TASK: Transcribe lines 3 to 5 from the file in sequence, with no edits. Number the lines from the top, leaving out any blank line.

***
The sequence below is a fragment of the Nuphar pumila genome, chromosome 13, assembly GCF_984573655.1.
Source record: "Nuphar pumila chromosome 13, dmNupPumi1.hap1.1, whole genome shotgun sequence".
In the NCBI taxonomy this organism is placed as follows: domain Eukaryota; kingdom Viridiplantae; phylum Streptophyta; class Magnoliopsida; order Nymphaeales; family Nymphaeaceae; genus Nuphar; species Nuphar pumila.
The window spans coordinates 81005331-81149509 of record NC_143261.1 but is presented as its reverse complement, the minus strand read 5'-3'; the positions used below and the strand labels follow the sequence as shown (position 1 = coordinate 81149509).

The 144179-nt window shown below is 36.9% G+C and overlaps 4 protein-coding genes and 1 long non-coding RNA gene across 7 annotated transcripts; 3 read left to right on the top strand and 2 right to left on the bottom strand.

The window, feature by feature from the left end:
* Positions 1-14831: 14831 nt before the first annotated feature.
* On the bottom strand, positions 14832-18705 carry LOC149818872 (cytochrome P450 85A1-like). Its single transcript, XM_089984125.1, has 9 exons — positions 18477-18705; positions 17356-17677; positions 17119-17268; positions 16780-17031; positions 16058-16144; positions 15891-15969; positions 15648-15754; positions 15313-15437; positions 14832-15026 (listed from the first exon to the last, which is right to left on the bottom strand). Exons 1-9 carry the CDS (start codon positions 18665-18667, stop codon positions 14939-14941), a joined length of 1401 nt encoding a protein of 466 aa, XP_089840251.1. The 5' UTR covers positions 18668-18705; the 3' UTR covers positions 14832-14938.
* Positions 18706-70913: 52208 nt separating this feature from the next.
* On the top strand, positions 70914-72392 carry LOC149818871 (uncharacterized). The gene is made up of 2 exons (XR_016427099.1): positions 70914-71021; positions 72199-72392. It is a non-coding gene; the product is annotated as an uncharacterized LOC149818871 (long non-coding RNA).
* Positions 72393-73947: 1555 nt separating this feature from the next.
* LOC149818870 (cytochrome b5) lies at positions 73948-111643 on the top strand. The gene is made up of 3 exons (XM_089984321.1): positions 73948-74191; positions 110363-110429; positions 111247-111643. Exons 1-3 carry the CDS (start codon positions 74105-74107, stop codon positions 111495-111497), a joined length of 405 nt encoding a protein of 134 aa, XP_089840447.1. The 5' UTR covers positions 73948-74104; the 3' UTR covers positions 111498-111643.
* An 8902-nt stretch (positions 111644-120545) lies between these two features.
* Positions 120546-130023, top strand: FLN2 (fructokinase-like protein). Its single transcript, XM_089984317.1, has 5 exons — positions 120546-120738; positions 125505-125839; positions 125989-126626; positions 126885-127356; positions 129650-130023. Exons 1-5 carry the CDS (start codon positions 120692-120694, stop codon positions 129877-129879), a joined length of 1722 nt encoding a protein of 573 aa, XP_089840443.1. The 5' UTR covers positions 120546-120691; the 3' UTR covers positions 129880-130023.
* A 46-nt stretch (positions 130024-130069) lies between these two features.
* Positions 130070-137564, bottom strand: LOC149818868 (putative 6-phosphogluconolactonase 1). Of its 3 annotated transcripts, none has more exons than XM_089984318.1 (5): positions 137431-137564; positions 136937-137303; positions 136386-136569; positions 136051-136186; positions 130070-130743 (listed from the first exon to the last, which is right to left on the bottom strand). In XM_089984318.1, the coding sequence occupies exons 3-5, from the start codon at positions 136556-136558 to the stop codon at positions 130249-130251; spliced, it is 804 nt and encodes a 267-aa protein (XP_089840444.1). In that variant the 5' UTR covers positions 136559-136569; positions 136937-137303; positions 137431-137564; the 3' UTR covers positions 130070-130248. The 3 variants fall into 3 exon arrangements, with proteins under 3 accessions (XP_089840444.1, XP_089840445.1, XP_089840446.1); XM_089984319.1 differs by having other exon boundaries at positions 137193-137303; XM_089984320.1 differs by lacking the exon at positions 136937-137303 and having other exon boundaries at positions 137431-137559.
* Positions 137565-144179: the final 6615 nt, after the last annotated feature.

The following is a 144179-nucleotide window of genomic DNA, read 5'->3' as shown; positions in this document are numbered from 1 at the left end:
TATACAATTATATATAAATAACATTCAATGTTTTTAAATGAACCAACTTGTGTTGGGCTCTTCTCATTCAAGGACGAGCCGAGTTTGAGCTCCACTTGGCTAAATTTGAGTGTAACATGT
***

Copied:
In the NCBI taxonomy this organism is placed as follows: domain Eukaryota; kingdom Viridiplantae; phylum Streptophyta; class Magnoliopsida; order Nymphaeales; family Nymphaeaceae; genus Nuphar; species Nuphar pumila.
The window spans coordinates 81005331-81149509 of record NC_143261.1 but is presented as its reverse complement, the minus strand read 5'-3'; the positions used below and the strand labels follow the sequence as shown (position 1 = coordinate 81149509).

The 144179-nt window shown below is 36.9% G+C and overlaps 4 protein-coding genes and 1 long non-coding RNA gene across 7 annotated transcripts; 3 read left to right on the top strand and 2 right to left on the bottom strand.